GASTROINTESTINAL bleeding is an uncommon, although serious, complication of hemophilia.1 Intramural hemorrhage in the gastrointestinal tract has been described in the stomach, small intestine, and colon.2,3 This report presents the first case, to our knowledge, of spontaneous esophageal bleeding in a hemophiliac.
Report of a Case
A 38-year-old man with hemophilia A was waiting in a dentist's office when he suddenly became nauseated and then had five successive, painless hematemeses. He had no previous abdominal complaints or change in bowel habits or history of gastrointestinal bleeding. He did not use alcohol, but he did take approximately 100 tablets per week of Percodan (a mixture of oxycodone, caffeine, aspirin, and phenacetin). Previous complications caused by hemophilia were hemarthroses and intramuscular bleeding. On physical examination, the only abnormal finding was deformity and limitation of motion of the joints. There was no abdominal tenderness, nor was a mass palpated. Stool was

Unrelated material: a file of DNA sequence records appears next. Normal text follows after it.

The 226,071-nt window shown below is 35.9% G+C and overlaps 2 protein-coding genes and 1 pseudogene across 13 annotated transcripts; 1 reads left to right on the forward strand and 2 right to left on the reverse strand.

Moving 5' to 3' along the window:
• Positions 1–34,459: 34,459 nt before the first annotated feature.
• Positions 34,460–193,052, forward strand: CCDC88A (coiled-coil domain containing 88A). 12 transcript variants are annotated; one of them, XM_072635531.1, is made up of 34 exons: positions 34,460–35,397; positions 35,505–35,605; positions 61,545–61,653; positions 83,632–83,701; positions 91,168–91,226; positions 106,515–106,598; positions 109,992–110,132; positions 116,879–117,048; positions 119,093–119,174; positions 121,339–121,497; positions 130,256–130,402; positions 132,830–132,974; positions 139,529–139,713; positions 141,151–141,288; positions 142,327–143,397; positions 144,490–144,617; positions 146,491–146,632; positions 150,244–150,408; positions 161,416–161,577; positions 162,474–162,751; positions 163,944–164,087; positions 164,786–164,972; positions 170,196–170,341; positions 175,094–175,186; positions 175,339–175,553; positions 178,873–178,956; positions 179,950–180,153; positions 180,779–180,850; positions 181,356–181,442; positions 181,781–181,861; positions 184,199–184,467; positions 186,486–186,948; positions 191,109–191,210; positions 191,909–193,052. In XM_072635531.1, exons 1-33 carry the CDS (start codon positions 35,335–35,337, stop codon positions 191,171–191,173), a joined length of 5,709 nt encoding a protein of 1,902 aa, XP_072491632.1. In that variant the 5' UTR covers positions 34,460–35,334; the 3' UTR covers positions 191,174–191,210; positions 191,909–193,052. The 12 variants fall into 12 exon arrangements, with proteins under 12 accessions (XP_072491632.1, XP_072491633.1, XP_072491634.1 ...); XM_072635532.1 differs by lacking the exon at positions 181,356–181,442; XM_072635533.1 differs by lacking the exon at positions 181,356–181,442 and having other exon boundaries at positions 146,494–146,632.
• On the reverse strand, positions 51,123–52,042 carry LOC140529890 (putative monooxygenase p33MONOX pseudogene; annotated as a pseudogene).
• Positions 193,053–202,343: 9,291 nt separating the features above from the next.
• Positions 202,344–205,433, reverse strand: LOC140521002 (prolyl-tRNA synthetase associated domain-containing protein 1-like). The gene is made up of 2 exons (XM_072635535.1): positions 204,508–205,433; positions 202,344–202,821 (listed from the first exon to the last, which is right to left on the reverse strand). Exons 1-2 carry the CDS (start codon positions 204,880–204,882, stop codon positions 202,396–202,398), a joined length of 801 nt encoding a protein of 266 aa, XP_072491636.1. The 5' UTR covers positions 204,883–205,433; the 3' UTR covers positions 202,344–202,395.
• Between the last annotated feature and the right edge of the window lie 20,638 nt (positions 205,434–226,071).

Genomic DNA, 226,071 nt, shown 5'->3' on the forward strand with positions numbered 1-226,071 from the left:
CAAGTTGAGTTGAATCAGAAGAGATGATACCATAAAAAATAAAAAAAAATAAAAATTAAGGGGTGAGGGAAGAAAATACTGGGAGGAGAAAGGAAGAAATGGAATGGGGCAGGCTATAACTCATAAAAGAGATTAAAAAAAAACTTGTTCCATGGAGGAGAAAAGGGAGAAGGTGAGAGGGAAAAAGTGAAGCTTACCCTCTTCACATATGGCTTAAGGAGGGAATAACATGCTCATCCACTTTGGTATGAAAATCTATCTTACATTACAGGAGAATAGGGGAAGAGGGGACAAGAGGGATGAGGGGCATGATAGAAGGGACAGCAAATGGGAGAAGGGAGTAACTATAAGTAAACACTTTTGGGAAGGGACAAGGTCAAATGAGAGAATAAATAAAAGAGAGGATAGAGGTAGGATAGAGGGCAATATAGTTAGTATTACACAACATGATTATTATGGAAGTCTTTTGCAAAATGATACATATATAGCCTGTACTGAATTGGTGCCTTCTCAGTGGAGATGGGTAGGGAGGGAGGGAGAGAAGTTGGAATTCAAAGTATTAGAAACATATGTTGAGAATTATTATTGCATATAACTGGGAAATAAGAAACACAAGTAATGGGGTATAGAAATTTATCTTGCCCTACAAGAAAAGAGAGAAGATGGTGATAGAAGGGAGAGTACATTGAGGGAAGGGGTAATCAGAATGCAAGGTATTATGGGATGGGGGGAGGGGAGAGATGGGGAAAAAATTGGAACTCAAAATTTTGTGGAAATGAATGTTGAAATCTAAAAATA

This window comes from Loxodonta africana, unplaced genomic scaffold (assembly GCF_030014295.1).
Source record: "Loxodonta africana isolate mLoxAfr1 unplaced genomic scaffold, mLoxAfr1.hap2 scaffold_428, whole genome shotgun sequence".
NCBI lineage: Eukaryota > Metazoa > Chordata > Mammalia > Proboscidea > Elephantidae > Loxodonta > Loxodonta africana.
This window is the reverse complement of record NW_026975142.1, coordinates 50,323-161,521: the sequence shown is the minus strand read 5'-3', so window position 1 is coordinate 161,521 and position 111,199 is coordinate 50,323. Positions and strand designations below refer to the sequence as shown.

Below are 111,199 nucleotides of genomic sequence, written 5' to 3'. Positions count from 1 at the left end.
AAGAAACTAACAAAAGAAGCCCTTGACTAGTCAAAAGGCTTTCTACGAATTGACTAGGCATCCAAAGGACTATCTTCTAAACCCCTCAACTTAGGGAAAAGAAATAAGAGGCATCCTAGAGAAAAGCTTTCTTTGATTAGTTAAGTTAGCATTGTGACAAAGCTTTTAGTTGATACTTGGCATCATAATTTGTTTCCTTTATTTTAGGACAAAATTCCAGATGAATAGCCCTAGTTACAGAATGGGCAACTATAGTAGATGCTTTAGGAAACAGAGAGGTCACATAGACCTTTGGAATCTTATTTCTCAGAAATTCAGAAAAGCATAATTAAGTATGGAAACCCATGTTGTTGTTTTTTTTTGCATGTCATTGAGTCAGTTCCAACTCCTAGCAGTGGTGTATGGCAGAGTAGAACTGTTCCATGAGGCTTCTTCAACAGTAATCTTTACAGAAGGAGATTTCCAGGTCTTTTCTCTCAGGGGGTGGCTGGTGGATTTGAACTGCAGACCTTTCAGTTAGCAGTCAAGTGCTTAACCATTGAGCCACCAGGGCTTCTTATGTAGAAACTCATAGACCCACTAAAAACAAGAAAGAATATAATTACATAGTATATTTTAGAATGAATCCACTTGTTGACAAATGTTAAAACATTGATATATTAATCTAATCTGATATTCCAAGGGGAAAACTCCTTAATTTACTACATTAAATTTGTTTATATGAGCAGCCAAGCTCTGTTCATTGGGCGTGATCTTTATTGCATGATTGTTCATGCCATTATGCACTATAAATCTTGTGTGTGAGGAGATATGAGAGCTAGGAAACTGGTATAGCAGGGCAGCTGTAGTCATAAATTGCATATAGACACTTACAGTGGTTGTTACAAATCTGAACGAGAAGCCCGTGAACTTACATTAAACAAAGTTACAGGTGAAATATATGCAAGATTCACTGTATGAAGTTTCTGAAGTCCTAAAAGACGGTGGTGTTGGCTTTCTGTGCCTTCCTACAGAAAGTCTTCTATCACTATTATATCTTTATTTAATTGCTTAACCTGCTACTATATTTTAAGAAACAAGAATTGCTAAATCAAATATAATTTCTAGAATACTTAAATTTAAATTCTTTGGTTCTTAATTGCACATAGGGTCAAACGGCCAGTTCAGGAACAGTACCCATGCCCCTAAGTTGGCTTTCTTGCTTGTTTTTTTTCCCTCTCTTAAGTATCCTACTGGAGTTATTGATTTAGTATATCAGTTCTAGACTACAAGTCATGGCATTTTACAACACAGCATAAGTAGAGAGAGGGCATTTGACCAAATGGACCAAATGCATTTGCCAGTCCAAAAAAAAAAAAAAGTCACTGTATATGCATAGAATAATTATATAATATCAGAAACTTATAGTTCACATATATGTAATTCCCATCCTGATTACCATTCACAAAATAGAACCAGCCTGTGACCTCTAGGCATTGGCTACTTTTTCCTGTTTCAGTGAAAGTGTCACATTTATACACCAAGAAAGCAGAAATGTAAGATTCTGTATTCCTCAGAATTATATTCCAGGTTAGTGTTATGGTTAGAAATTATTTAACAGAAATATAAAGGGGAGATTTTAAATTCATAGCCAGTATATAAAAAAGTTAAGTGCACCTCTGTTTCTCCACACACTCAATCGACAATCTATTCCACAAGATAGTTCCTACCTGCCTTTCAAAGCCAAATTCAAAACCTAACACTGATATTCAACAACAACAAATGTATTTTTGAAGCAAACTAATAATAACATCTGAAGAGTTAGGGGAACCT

Oldenburger D, Gundlach WJ. Intramural Esophageal Hematoma in a HemophiliacAn Unusual Cause of Gastrointestinal Bleeding. JAMA. 1977;237(8):800. doi:10.1001/jama.1977.03270350060027
Customize your JAMA Network experience by selecting one or more topics from the list below.